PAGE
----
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(Un)Sure Writers

Title: (Un)Sure Writers: Potential Fluctuations in Self-Efficacy during the Writing Process.
Name(s): Brooks, Amanda Marie, author
Fleckenstein, Kristie S., professor directing thesis
Neal, Michael R., committee member
Yancey, Kathleen Blake, 1950-, committee member
Florida State University, degree granting institution
College of Arts and Sciences, degree granting college
Department of English, degree granting department
Type of Resource: text
Genre: Text
Issuance: monographic
Date Issued: 2016
Publisher: Florida State University
Place of Publication: Tallahassee, Florida
Physical Form: computer
online resource
Extent: 1 online resource (140 pages)
Language(s): English
Abstract/Description: In “Some Thoughts about Feelings,” Susan McLeod encourages teachers to develop a “theory of affect” that could account for the various emotional processes that students encounter while writing (433). One contribution to such a theory concerns self-efficacy, a mechanism by which students interpret this emotional, sensory input. Self-efficacy plays a crucial role in understanding how students write as both a cognitive and affective activity. As students engage with various texts, they enter into a process wherein they must mediate and interpret the skills they possess. These interpretations, and the beliefs on which they are based, can significantly enable or hinder writers as they engage in the composing process. Therefore, students' self-efficacy beliefs are vital to their success as writers, both inside and outside of the classroom. Although a significant amount of research explores self-efficacy as related to motivation and performance outcomes, little has been done to map the potential fluctuations of students’ self-efficacy beliefs throughout the composing process. As students progress through a writing assignment, they encounter challenges to their self-efficacy, such as reading the assignment sheet, drafting, receiving feedback, revising, and assessment. These challenges suggest that self-efficacy is not a stable phenomenon; rather, self-efficacy very probably fluctuates as students engage with the challenges presented by a specific task. Understanding the nature of potential fluctuations is important, then, both in a theory of self-efficacy and in teaching writing. Accordingly, this study seeks to determine if, how, when, and from what causes students’ self-efficacy fluctuates over the course of a single writing assignment involving multiple drafts. To examine potential fluctuations in students’ self-efficacy, I conducted a case study with two students enrolled in a single section of ENC 1101. I interviewed each of the participants face to face twice—once before they reviewed the assignment and again after they submitted the assignment to be graded—in order to create a narrative arc of their sense of self-efficacy throughout the assignment. These interviews were supplemented by self-assessment questionnaires that were completed by students at four designated moments chosen by the researcher and one spontaneous moment chosen by the subjects. The questionnaires consist of two parts: a quantitative self-assessment and a qualitative reflection. The quantitative self-assessment operates as a self-efficacy scale in order to determine how students perceive their abilities at specific moments in the writing process. Following each of the five quantitative assessment occasions, students were then asked to respond to a prompt designed to engage them in a qualitative reflection. These qualitative reflections were coded to determine self-efficacy fluctuations, sources of self-efficacy beliefs, and strategies that students evolved to cope with potential fluctuations. I triangulated these data to generate a rich description of the potential ebbs and flows of self-efficacy across the composing process. My data reveals that self-efficacy does fluctuate as students engage with a single assignment involving multiple drafts. However, the fluctuations manifested in different ways and to different degrees. Fluctuations occurred both from moment to moment during the composing process as well as within each discrete moment of the writing process. Additionally, the students reported that performance accomplishments, social persuasion, and physiological reactions played a role in determining their efficacy perceptions and, thus, in triggering fluctuations. The students drew from these sources to varying degrees, and interpreted the sources differently. These data suggest that the sources students draw from to determine their efficacy beliefs vary from study to student and that the more influential sources are most likely to trigger fluctuations. Finally, this study explores the strategies students evolved to address fluctuations. The results of this study illustrate the need for compositionists to attend to what points in the writing process fluctuations are likely to occur, what factors in the writing process might trigger those fluctuations, and what strategies students evolve to address fluctuations. To that end, these findings invite compositionists to reconsider the role of self-efficacy in the writing classroom, and subsequently alter our pedagogy to account for fluctuations in self-efficacy beliefs as our students compose.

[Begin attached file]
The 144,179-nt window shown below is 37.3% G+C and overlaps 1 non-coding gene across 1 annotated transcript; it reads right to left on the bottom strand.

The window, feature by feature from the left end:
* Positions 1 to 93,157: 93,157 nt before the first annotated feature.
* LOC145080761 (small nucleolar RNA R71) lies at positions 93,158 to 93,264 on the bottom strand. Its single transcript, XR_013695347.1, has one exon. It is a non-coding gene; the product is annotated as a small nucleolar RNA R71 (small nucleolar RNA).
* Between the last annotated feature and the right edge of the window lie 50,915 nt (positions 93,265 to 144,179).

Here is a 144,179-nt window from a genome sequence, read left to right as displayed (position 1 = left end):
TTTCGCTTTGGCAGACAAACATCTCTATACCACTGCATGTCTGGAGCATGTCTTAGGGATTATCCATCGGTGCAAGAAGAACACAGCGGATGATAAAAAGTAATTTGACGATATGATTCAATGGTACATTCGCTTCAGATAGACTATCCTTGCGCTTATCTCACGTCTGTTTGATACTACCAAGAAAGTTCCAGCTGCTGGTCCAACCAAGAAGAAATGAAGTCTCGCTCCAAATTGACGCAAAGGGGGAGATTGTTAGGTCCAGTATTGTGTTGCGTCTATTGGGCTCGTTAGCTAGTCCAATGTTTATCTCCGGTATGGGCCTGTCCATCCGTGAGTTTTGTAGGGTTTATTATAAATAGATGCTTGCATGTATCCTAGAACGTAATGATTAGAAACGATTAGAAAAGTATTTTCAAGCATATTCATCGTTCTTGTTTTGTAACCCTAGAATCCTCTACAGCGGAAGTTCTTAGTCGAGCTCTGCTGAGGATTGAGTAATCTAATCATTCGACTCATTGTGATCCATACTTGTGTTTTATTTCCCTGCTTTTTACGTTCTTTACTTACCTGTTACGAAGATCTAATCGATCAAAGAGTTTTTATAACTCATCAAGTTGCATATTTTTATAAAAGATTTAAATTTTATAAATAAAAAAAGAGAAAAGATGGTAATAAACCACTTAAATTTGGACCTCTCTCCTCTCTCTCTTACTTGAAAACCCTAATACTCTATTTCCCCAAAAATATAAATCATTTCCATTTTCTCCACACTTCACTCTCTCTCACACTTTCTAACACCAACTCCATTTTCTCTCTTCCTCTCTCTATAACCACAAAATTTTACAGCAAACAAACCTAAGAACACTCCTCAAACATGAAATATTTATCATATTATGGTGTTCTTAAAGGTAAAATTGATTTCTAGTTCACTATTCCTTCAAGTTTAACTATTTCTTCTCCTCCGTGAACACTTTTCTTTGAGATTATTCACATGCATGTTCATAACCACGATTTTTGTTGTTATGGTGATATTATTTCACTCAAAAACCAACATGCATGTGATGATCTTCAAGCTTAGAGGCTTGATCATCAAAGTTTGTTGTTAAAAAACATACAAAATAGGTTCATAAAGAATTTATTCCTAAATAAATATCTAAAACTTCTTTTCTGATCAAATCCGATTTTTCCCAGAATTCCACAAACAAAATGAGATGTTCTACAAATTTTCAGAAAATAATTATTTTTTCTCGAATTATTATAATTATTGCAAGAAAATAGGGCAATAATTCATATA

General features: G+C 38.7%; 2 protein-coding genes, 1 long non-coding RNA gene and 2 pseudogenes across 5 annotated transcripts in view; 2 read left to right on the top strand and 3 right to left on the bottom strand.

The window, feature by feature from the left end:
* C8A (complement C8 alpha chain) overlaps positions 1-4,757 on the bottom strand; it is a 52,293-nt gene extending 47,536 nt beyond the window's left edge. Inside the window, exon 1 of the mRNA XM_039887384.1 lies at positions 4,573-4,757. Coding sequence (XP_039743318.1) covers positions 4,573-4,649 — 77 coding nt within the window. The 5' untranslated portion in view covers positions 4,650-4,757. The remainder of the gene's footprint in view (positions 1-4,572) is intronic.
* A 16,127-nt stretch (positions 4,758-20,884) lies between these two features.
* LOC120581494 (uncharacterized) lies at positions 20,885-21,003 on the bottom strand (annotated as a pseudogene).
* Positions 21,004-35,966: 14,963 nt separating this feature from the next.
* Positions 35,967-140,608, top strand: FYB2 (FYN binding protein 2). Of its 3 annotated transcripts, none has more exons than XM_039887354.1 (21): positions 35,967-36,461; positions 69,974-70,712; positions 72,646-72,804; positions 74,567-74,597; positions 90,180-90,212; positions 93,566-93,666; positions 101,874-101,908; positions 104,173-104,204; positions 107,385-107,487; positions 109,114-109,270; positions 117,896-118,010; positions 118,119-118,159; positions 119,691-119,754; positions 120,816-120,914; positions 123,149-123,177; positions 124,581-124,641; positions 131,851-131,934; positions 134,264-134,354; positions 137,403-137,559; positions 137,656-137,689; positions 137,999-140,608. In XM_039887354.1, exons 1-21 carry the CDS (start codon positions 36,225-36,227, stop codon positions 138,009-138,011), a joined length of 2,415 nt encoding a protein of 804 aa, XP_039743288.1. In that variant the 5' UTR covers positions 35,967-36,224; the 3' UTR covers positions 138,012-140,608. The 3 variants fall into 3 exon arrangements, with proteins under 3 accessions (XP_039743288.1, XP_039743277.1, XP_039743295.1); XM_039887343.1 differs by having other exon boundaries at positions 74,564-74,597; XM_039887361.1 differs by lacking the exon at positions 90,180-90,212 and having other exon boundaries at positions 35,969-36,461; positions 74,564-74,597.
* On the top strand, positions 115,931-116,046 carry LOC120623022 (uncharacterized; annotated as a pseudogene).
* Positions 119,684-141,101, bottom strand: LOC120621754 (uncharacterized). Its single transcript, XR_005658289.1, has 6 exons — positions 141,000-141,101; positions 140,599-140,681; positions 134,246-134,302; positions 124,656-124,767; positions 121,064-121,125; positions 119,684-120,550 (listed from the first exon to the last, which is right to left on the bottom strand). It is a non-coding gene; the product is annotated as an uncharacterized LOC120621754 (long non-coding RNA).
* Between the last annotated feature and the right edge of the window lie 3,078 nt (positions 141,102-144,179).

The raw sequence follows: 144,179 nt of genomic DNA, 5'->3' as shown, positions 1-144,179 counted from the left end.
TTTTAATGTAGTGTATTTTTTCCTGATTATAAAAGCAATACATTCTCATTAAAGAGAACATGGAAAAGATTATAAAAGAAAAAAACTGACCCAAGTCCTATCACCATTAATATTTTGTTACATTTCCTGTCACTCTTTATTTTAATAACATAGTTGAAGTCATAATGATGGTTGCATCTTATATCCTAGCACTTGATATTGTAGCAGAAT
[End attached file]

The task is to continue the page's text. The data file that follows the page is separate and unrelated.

Identifier: FSU_2016SU_Brooks_fsu_0071N_13375 (IID)
Submitted Note: A Thesis submitted to the Department of English in partial fulfillment of the requirements for the degree of Master of Arts.
Degree Awarded: Summer Semester 2016.
Date of Defense: June 20, 2016.
Keywords: affect, composition, fluctuation, process, self-efficacy, writing
Bibliography Note: Includes bibliographical references.
Advisory Committee: Kristie S. Fleckenstein, Professor Directing Thesis; Michael R. Neal, Committee Member; Kathleen Blake Yancey, Committee Member.
Subject(s): Education
British literature
Irish literature
English literature
Persistent Link to This Record:
Owner Institution: FSU

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Brooks, A. M. (2016). (Un)Sure Writers: Potential Fluctuations in Self-Efficacy during the Writing Process. Retrieved from